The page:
I was going with the whole price change within such a short period of time. I was trying to use the discrimination of pricing from the Clayton Act. I just didn't feel like pushing the issue that hard.

First-Sale Doctrine.

Quote:
Originally Posted by Ikrin View Post
I don't see how speaking for yourself provides us with adequate evidence to assuage concern.
I don't presume to know what or why others think and say what they do. There are only 2 or 3 that don't necessarily think Sony will lose. They can respond if they want.
Edited by RagingCain - 2/22/11 at 11:18pm
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post #139 of 172
Quote:
Originally Posted by RagingCain View Post
I was going with the whole, price change within the period of time trying to use discrimination of pricing from the Clayton Act. I just didn't feel like pushing the issue that hard.

First-Sale Doctrine.



I don't presume to know what or why others think and say what they do. There are only 2 or 3 that don't necessarily think Sony will lose. They can respond if they want.
That act isn't ment to give you your money back if you made a sale outside of a price decline. It was made to keep competitive pricing done so that a monopoly, or large corporation can't just drop pricing so that people would buy their product. If you buy something and then find out it was on sale on a later date, even by hours, there is nothing you can do.

It's one of the first things you learn if you go into services of any kind, the customer cannot do that. Some places consider it courtesy to do that and will, as to get return service. I worked at a grocery store for 2 years, you won't believe how many people try and get that. I also know people in the cable company, you can't "technically" get the new deals, no matter when you got your current payments set up. However I've been told that if you harass them enough you can get away with it, they would rather not lose a customer.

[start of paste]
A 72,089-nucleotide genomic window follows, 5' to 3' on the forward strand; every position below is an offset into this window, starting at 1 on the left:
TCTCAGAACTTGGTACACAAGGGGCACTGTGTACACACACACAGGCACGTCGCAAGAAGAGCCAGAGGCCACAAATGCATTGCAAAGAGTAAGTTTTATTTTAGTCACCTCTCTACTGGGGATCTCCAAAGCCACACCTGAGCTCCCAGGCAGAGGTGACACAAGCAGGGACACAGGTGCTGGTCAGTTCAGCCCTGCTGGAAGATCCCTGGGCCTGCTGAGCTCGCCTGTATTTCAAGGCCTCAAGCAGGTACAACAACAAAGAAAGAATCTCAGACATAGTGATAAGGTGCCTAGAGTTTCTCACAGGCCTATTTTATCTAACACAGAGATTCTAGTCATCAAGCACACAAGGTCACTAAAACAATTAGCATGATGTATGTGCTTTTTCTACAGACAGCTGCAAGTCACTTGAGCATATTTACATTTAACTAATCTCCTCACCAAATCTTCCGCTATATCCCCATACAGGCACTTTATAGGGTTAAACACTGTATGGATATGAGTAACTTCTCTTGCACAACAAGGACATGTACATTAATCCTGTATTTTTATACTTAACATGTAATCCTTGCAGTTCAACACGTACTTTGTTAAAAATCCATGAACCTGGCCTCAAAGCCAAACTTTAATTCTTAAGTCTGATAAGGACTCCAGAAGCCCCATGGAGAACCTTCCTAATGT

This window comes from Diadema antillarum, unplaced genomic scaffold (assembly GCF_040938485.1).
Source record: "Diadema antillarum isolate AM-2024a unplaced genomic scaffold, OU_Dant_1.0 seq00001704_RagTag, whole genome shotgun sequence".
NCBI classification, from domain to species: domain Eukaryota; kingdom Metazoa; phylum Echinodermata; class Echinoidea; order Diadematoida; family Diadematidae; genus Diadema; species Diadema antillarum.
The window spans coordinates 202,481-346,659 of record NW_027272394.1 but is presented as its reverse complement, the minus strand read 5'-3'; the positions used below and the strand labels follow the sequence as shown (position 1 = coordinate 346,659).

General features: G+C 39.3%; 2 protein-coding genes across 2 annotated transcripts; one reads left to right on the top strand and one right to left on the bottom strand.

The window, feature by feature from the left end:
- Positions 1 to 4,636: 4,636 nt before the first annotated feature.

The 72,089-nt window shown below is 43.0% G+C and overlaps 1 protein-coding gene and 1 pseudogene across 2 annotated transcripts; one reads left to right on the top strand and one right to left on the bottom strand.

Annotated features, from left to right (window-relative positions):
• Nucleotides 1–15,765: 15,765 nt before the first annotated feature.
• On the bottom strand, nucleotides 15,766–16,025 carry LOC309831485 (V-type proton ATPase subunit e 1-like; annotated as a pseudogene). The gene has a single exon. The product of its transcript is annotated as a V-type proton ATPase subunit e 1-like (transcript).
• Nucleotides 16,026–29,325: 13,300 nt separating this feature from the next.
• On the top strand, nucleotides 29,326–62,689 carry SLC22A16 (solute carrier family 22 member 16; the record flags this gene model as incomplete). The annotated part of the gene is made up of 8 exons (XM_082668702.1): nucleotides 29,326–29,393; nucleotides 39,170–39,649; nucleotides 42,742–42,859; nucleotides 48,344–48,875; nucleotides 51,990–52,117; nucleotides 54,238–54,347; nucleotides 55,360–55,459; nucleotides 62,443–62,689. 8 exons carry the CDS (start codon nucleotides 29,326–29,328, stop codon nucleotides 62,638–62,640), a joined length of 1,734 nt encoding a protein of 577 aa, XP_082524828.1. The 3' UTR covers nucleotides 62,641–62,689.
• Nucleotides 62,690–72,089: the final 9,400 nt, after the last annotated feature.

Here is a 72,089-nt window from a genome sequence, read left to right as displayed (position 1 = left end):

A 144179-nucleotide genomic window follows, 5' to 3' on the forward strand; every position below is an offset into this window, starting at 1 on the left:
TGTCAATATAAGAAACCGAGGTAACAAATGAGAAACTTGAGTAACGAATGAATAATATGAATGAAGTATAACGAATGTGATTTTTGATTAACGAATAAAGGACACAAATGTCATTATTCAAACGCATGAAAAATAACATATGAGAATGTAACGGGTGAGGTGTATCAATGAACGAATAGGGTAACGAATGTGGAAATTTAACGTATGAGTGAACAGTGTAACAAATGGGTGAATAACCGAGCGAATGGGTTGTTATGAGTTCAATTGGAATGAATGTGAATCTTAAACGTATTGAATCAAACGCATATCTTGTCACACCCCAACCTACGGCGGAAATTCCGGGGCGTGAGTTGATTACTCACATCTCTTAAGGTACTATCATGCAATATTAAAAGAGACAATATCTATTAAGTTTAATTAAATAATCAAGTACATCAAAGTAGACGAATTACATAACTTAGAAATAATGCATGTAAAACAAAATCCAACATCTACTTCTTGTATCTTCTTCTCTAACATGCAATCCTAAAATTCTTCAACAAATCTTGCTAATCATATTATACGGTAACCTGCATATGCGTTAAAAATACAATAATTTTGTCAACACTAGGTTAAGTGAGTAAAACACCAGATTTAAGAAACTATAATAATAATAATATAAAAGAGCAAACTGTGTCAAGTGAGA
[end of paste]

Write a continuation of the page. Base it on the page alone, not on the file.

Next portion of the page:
[edit] More or less, once you transfer payment of any sort the sale is final. There's not many circumstances you get any legal refunds. In fact, unless you can prove that you got something broken (such as order a hard drive from newegg and it's DOA) they have no legal obligations to refund you. All refunds (90 day refund, ect...) are done as a service by the company without legal obligation. Same goes with customer service, insurance, all of that. All they are legally obligated to do is give you what you payed for.

[edit2] I left out that you get refunds due to fraud, but assuming the product works as advertised there is no legal obligation. You buy it, you keep it.
Edited by mushroomboy - 2/22/11 at 11:40pm
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post #140 of 172
Sony really needs to lose this case. It is BS to remove advertised functionality, no matter how many people actually used it.